Updated: September 14, 2021; Original: November 6, 2020
When most people imagine an assault, they think of one person physically harming another. We are all familiar with the bar fights and fistfights being categorized as an assault because someone is physically injured. But can you be charged with Assault in Texas if there was no physical injury? No bruising? No pain? What about if you do not actually touch the person at all? What if it is merely an exchange of words between two people and someone overreacts? These are some examples of fact scenarios where an assault case has arisen.
It is critical to know what Texas law says about assault. What are the specific elements of the crime of assault? We all know that the general crime of assault requires the State of Texas to prove beyond a reasonable doubt that you intentionally or knowingly contacted another person in a manner that caused physical pain.
But what is physical pain? Does it require proof of bruising? Medical records? Bleeding? Is it necessary to show specific evidence of an injury? Technically, no! Under Texas law, the State of Texas can proceed with a criminal charge of assault if the alleged victim claims “it hurt.” What if there is no redness around the claimed injury? It doesn’t matter when it comes to you being arrested. If the police officer at the scene believes the alleged victim’s claim of pain, an assault case will be filed.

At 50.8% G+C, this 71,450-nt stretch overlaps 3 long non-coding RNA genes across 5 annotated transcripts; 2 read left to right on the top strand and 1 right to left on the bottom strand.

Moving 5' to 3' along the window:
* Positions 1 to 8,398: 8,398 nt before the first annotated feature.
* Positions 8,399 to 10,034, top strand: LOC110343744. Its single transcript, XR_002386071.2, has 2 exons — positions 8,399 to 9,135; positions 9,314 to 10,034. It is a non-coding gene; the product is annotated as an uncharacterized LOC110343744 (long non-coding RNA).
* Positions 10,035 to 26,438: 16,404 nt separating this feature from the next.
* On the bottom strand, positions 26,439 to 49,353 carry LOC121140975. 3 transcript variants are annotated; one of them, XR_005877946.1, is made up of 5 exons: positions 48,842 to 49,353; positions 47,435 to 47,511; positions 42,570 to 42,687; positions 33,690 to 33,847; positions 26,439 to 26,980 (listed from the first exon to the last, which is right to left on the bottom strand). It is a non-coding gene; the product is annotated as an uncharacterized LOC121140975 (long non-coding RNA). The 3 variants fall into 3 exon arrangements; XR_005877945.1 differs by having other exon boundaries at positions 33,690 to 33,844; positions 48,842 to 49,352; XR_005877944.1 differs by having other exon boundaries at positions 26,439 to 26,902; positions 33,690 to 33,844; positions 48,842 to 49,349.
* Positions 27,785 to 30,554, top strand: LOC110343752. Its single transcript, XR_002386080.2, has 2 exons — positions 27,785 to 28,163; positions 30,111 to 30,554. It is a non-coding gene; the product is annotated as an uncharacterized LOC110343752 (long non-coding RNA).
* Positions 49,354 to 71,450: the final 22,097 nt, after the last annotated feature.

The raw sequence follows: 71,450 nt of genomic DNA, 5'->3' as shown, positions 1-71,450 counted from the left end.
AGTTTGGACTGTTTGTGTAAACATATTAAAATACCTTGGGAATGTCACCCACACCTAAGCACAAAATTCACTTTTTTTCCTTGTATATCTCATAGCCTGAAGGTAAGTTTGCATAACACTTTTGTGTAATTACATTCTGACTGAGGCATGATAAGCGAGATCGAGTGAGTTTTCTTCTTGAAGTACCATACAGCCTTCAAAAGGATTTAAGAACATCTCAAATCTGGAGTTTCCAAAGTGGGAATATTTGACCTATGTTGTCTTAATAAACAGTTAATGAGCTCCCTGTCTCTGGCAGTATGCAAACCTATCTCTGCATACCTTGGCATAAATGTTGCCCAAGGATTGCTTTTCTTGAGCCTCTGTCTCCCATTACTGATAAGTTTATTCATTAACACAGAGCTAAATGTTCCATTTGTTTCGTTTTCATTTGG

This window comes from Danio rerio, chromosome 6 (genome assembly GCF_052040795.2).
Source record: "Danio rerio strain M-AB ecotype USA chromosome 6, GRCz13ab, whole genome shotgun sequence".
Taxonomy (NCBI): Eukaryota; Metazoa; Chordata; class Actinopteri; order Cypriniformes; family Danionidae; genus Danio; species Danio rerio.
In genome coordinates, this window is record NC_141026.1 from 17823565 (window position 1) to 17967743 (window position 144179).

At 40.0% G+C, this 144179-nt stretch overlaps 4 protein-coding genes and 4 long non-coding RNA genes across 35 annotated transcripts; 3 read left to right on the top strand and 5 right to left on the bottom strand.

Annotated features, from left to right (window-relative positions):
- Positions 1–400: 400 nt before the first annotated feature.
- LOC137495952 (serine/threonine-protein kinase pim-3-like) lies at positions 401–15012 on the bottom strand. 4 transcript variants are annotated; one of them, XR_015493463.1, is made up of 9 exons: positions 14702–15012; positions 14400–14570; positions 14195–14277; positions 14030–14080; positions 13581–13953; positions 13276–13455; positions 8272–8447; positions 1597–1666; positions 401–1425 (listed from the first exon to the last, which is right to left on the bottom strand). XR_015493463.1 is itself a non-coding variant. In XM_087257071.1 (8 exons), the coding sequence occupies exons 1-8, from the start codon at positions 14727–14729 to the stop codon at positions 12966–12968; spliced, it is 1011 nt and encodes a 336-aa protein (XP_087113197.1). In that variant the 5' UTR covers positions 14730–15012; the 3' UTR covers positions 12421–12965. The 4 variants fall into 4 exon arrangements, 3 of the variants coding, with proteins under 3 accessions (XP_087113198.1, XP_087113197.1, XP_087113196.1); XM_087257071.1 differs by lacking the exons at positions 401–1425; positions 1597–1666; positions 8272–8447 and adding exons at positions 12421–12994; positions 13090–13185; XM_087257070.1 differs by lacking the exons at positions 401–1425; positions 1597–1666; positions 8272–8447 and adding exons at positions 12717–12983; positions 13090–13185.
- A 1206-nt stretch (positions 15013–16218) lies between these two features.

However, any assault case that has no proof of injury becomes a difficult case for the prosecutor to prove beyond a reasonable doubt. Why? Because the alleged victim may have many reasons for a motive to fabricate or lie about an injury. Does the alleged victim have prior criminal history of being assaultive? Did the alleged victim have a motive to lie about being hurt for a child custody or divorce matter? There can be a multitude of reasons why someone would lie about an assault and your criminal defense attorney could expose those reasons during a jury trial.
In this post, we are going to focus on two types of assaults that do not require proof of injury: Assault By Threat and Assault By Contact.
According to Texas assault law, you do not have to touch another person to commit assault — you just have to threaten them to such an extent as to make them in fear for their life. This type of assault in Texas is called assault by threat, and it occurs when someone “intentionally or knowingly threatens another with imminent serious bodily injury or death.” (You can also be charged if you threaten another person’s spouse.)
Does that seem a bit broad? Could you really be charged with assault for, say, yelling “I’m going to kill you!” to your friend after they prank you?
Technically, the answer is yes.
However, there is good news: there’s a lot that goes into proving assault by threat. Let’s dive into how these types of cases work and what kind of penalties you could find yourself up against if charged. We’ll start with charges and penalties.